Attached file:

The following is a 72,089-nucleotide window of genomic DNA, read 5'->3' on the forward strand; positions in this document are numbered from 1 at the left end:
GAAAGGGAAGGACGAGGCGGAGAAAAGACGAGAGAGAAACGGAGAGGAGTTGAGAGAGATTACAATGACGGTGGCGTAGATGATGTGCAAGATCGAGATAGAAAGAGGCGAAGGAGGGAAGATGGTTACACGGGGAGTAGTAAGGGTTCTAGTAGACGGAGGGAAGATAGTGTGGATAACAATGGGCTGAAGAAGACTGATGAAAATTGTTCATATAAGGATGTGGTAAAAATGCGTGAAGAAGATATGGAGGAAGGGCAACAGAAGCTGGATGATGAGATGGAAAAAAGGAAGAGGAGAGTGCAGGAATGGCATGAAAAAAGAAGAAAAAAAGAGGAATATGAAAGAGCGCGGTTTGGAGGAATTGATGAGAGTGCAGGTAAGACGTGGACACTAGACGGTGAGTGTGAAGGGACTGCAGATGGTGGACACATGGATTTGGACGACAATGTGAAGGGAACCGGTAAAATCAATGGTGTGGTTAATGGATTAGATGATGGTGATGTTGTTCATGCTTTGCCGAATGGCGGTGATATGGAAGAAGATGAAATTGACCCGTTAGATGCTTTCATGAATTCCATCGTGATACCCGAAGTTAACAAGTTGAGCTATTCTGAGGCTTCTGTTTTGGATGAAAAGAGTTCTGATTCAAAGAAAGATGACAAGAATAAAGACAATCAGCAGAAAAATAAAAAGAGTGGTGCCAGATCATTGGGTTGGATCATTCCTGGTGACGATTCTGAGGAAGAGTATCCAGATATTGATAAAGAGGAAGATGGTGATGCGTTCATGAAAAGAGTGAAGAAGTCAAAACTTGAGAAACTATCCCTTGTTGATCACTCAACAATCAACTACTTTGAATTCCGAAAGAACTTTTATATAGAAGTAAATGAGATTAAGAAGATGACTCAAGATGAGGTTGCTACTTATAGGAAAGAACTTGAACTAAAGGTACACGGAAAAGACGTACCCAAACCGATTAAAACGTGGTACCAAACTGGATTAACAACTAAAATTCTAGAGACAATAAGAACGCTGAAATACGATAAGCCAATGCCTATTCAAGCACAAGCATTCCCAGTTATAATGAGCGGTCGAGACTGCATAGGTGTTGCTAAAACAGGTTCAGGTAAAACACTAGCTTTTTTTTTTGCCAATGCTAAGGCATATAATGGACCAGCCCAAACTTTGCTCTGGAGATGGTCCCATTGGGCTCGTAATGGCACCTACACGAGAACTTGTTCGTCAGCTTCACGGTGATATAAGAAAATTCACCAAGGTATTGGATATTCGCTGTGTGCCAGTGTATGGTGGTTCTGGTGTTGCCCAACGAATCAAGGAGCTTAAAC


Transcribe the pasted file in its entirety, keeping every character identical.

The following is a 72,089-nucleotide window of genomic DNA, read 5'->3' on the forward strand; positions in this document are numbered from 1 at the left end:
GAAAGGGAAGGACGAGGCGGAGAAAAGACGAGAGAGAAACGGAGAGGAGTTGAGAGAGATTACAATGACGGTGGCGTAGATGATGTGCAAGATCGAGATAGAAAGAGGCGAAGGAGGGAAGATGGTTACACGGGGAGTAGTAAGGGTTCTAGTAGACGGAGGGAAGATAGTGTGGATAACAATGGGCTGAAGAAGACTGATGAAAATTGTTCATATAAGGATGTGGTAAAAATGCGTGAAGAAGATATGGAGGAAGGGCAACAGAAGCTGGATGATGAGATGGAAAAAAGGAAGAGGAGAGTGCAGGAATGGCATGAAAAAAGAAGAAAAAAAGAGGAATATGAAAGAGCGCGGTTTGGAGGAATTGATGAGAGTGCAGGTAAGACGTGGACACTAGACGGTGAGTGTGAAGGGACTGCAGATGGTGGACACATGGATTTGGACGACAATGTGAAGGGAACCGGTAAAATCAATGGTGTGGTTAATGGATTAGATGATGGTGATGTTGTTCATGCTTTGCCGAATGGCGGTGATATGGAAGAAGATGAAATTGACCCGTTAGATGCTTTCATGAATTCCATCGTGATACCCGAAGTTAACAAGTTGAGCTATTCTGAGGCTTCTGTTTTGGATGAAAAGAGTTCTGATTCAAAGAAAGATGACAAGAATAAAGACAATCAGCAGAAAAATAAAAAGAGTGGTGCCAGATCATTGGGTTGGATCATTCCTGGTGACGATTCTGAGGAAGAGTATCCAGATATTGATAAAGAGGAAGATGGTGATGCGTTCATGAAAAGAGTGAAGAAGTCAAAACTTGAGAAACTATCCCTTGTTGATCACTCAACAATCAACTACTTTGAATTCCGAAAGAACTTTTATATAGAAGTAAATGAGATTAAGAAGATGACTCAAGATGAGGTTGCTACTTATAGGAAAGAACTTGAACTAAAGGTACACGGAAAAGACGTACCCAAACCGATTAAAACGTGGTACCAAACTGGATTAACAACTAAAATTCTAGAGACAATAAGAACGCTGAAATACGATAAGCCAATGCCTATTCAAGCACAAGCATTCCCAGTTATAATGAGCGGTCGAGACTGCATAGGTGTTGCTAAAACAGGTTCAGGTAAAACACTAGCTTTTTTTTTTGCCAATGCTAAGGCATATAATGGACCAGCCCAAACTTTGCTCTGGAGATGGTCCCATTGGGCTCGTAATGGCACCTACACGAGAACTTGTTCGTCAGCTTCACGGTGATATAAGAAAATTCACCAAGGTATTGGATATTCGCTGTGTGCCAGTGTATGGTGGTTCTGGTGTTGCCCAACGAATCAAGGAGCTTAAAC